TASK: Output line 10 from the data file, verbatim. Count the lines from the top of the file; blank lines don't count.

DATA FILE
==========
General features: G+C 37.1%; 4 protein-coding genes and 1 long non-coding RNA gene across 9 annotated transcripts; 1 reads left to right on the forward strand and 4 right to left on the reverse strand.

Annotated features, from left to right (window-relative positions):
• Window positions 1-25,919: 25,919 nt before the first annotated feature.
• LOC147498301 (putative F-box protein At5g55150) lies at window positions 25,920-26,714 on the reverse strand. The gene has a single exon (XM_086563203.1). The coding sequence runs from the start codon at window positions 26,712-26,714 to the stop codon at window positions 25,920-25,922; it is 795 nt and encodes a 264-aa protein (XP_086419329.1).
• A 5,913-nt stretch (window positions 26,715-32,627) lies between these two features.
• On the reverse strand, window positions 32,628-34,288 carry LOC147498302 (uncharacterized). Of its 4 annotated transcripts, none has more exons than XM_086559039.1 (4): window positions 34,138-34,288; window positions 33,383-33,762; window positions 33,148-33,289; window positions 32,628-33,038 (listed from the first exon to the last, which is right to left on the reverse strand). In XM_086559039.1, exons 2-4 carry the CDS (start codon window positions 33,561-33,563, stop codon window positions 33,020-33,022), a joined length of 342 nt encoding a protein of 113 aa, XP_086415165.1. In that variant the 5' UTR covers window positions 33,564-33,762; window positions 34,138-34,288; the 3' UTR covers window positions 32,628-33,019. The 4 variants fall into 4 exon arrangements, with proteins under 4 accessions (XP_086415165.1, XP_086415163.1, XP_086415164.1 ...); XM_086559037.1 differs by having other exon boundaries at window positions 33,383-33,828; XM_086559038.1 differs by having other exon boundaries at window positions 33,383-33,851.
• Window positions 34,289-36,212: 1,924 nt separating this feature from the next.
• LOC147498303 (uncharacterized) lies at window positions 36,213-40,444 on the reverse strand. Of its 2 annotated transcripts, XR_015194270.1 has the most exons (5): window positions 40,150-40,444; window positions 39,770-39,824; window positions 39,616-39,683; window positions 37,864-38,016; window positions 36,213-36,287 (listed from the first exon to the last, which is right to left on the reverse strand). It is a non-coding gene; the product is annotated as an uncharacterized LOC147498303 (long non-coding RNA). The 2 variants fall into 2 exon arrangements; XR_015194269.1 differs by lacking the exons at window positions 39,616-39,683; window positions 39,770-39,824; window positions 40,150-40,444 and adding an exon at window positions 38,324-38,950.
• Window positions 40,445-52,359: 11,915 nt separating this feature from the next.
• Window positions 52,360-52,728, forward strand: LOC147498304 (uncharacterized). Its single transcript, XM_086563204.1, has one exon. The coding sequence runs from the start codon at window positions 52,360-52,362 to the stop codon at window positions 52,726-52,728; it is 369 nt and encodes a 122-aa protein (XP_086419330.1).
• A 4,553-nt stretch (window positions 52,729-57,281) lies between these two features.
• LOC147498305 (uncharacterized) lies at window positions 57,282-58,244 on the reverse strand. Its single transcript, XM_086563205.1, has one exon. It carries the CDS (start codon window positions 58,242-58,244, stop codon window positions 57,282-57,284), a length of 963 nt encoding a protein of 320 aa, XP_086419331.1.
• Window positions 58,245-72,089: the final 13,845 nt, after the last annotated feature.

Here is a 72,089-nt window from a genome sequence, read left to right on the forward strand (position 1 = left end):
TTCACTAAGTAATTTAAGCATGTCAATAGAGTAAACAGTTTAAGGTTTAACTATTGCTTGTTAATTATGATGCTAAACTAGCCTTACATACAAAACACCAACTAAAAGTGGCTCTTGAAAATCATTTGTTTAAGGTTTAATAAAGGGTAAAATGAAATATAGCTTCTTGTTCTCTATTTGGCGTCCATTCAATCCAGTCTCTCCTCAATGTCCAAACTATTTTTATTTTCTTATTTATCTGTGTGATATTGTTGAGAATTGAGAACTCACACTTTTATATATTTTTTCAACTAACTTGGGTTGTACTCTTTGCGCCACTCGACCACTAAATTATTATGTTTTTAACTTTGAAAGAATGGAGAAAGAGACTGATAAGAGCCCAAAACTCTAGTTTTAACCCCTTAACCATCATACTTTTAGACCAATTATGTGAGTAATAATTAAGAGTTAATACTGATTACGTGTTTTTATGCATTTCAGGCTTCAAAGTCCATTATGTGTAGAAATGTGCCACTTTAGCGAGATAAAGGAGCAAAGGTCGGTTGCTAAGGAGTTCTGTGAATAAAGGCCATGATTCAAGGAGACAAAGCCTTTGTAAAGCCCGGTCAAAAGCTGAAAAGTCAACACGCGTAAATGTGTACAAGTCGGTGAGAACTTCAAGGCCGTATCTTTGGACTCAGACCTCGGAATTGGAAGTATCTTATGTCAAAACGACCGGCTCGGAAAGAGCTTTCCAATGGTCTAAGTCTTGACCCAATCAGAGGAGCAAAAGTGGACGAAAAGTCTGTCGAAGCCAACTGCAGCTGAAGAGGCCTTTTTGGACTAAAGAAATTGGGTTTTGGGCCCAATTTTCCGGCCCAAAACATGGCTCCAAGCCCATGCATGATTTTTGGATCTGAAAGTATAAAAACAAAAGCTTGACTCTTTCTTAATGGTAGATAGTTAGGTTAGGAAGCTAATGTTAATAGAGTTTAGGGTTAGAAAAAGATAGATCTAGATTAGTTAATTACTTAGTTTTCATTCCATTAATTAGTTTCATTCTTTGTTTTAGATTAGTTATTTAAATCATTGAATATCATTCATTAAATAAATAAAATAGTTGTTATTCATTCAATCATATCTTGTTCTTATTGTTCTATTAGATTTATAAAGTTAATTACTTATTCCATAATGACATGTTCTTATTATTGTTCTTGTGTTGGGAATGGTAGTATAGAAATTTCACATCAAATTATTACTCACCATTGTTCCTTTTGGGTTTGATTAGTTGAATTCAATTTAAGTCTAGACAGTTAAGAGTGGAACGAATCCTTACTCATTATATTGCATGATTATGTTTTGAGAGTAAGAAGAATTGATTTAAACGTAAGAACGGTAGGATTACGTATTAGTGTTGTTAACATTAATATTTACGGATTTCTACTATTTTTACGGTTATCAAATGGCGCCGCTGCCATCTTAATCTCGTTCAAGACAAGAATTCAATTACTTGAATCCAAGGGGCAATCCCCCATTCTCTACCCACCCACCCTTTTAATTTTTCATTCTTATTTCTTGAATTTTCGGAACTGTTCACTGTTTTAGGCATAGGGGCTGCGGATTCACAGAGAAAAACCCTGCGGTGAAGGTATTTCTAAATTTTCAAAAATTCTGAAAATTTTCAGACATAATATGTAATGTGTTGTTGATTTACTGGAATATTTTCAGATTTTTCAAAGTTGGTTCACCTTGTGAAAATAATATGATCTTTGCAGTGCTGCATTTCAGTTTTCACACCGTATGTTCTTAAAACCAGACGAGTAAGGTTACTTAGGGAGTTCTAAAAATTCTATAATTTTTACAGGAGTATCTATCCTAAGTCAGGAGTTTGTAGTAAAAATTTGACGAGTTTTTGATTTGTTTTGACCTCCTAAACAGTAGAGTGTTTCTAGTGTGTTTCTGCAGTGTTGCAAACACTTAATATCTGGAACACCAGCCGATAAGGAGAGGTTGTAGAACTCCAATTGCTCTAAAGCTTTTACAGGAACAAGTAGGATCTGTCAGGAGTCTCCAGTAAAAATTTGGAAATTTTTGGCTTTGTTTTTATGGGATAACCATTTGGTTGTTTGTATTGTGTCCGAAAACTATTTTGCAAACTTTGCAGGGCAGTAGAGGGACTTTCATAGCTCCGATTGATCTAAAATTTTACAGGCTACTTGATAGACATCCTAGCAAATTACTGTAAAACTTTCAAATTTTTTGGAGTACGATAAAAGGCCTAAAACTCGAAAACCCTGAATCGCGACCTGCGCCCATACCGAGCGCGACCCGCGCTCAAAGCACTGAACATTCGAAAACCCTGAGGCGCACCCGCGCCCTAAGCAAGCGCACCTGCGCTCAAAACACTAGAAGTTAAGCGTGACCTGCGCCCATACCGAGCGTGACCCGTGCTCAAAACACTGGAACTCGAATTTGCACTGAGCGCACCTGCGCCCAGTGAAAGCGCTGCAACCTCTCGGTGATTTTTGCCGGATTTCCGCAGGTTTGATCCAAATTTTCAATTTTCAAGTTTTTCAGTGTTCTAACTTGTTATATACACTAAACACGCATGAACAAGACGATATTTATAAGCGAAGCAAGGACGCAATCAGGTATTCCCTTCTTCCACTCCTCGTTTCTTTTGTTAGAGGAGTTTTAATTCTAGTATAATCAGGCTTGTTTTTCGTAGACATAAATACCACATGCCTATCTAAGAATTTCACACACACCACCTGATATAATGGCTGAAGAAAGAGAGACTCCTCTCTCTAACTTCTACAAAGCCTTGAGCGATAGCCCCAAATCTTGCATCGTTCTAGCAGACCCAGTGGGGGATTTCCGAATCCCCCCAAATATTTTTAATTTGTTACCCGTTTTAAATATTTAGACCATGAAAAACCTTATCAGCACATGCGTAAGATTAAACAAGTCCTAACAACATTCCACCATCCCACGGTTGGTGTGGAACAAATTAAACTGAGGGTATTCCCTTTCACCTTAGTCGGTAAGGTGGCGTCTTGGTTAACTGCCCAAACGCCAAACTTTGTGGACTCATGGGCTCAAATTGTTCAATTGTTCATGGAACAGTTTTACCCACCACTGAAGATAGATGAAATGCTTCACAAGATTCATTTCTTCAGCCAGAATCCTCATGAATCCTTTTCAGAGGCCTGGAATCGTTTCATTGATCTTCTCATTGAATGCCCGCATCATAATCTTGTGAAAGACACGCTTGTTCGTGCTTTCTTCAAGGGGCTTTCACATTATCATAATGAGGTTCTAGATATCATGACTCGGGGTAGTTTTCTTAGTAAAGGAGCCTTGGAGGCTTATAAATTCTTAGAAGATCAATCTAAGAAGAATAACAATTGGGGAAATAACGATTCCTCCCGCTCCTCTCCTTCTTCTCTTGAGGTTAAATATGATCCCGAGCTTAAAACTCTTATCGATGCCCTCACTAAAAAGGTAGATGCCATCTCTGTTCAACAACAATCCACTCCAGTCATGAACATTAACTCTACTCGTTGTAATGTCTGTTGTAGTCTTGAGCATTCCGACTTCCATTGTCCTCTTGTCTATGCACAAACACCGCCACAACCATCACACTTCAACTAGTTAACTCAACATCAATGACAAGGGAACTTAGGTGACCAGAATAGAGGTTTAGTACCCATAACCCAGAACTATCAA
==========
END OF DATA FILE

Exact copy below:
• Window positions 52,360-52,728, forward strand: LOC147498304 (uncharacterized). Its single transcript, XM_086563204.1, has one exon. The coding sequence runs from the start codon at window positions 52,360-52,362 to the stop codon at window positions 52,726-52,728; it is 369 nt and encodes a 122-aa protein (XP_086419330.1).